Around 2.44 million of the 4.9 million tonnes of materials sent to landfill each year are either recyclable or compostable, according to environmental organisation Planet Ark. And only up to 18 per cent of the material in council-provided waste bins is recyclable, while just over half could be composted.

Plastic is the prime concern, with Australians using 3.5 million tonnes of it in the 2018-2019 financial year with a recycling rate of just 13 per cent, Planet Ark says.

Zero Waste Australia works to improve what it describes as our unsustainable waste management sytems and low recycling rates.
The organisation’s Jane Bremmer told SBS News: “Australia has got some very embarrassing statistics. We are big consumers of plastic and big generators of plastic waste.”

“We also don’t have a very sophisticated waste management system and so we use resources well beyond our ecological footprints. Australia has a lot of room for improvement.”

Australia has such a wealth of resources and we’ve never faced the kind of restrictions that a Greek island or landlocked European country has had to face.

Jane Bremmer, Zero Waste Australia

She puts this down to our “blind lifestyle”.
“Australia has such a wealth of resources and we’ve never faced the kind of restrictions that a Greek island or landlocked European country has had to face. We’ve been too lucky, too cavalier.”
Ms Bremmer said was impressed by the model in Tilos because waste is being removed from the island for sorting and is not being incinerated, a process that creates hazardous ash and releases toxic emissions into the air and ocean.
She also praised the island’s dedication to separating waste into many different streams that don’t contaminate each other, which makes them easier to recycle.
“What this island appears to be doing really well is investing in how they collect, sort and manage their waste into the cleanest waste streams that they can produce.

“That’s the goal of zero waste.”

Governments to take responsibility

The problem with Australia, Ms Bremmer says, is it sees the circular economy as “a potential business venture” rather than as a way to eliminate waste.
“We’re embedded in a fossil fuel economy and extractivism, and our material production systems are flooded with petrochemicals.”

Recycling and downcycling plastic isn’t the answer, she says, because plastic can’t be recycled continuously, the process still requires raw materials extraction and ultimately, it’s still expanding the plastics industry.

Plastic-free Wollongong hopes to rid the local beaches of this type of single-use plastic.

Sustainability advocates say we should be reducing the amount of unnecessary plastic packaging being made in the first place rather than focusing solely on recycling soft plastics. Source: SBS News / SBS News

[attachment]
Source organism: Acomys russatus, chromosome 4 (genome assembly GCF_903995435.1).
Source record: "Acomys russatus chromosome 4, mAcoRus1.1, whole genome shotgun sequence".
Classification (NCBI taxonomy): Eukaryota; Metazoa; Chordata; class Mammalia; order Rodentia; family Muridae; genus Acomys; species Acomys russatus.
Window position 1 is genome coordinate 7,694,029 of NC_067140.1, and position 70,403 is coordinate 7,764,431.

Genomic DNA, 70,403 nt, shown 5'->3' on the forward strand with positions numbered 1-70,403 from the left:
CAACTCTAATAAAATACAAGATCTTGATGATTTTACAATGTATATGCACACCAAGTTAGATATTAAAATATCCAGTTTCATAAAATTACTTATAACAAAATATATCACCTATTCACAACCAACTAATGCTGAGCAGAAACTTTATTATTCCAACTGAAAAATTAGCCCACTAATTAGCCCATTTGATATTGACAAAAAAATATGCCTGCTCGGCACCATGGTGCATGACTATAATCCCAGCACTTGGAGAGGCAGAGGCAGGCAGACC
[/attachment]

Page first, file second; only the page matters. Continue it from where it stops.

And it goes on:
“Instead, we have to cap plastic production, detoxify those systems so they don’t produce waste, and recycle as much as we can,” she said.

The onus is on governments, she added.
“Global corporations that drive plastic packaging won’t stop producing plastic voluntarily, so they need to be pushed by governments to redesign their products.”
doesn’t exactly build consumer confidence in Australia’s recycling schemes, but there is change afoot.
The Recycling Modernisation Fund, with funding from the federal government, states and industry, will invest $1 billion in recycling infrastructure to expand Australia’s capacity to sort, process and remanufacture glass, plastic, tyres, paper and cardboard.

And in November, Australia joined a coalition of 20 countries hoping to end plastic pollution by 2040, with binding targets to phase out plastic waste products by 2025.

More life, less stuff

Despite the need for systems to change, Ms Bremmer said there is plenty Australians themselves can do to recycle more.
“At Zero Waste Australia, we say ‘more life, less stuff'”.
Ms Bremmer suggests following the lead of Tilos and separating waste streams as much as possible.

This means keep all bio-waste, paper, cardboard, hard plastics, glass and metals separate — and store your soft plastics too; there will come a time when it, too, can be recycled.

It’s also important to ensure your recyclable bin meets your local government’s guidelines and that you’re only recycling what’s recyclable for your locality, you’re not mixing things up, and the bins are not contaminated with food, liquid or broken glass.
But if your locality isn’t doing enough, find a local recycling centre, she adds.
“As long as we keep providing mixed waste bins, that’s all going to go to landfill or incineration.

“Source separation is key to generating clean waste streams, so we can create a truly circular economy.”

Tyler Mitchell

By Tyler Mitchell

Tyler is a renowned journalist with years of experience covering a wide range of topics including politics, entertainment, and technology. His insightful analysis and compelling storytelling have made him a trusted source for breaking news and expert commentary.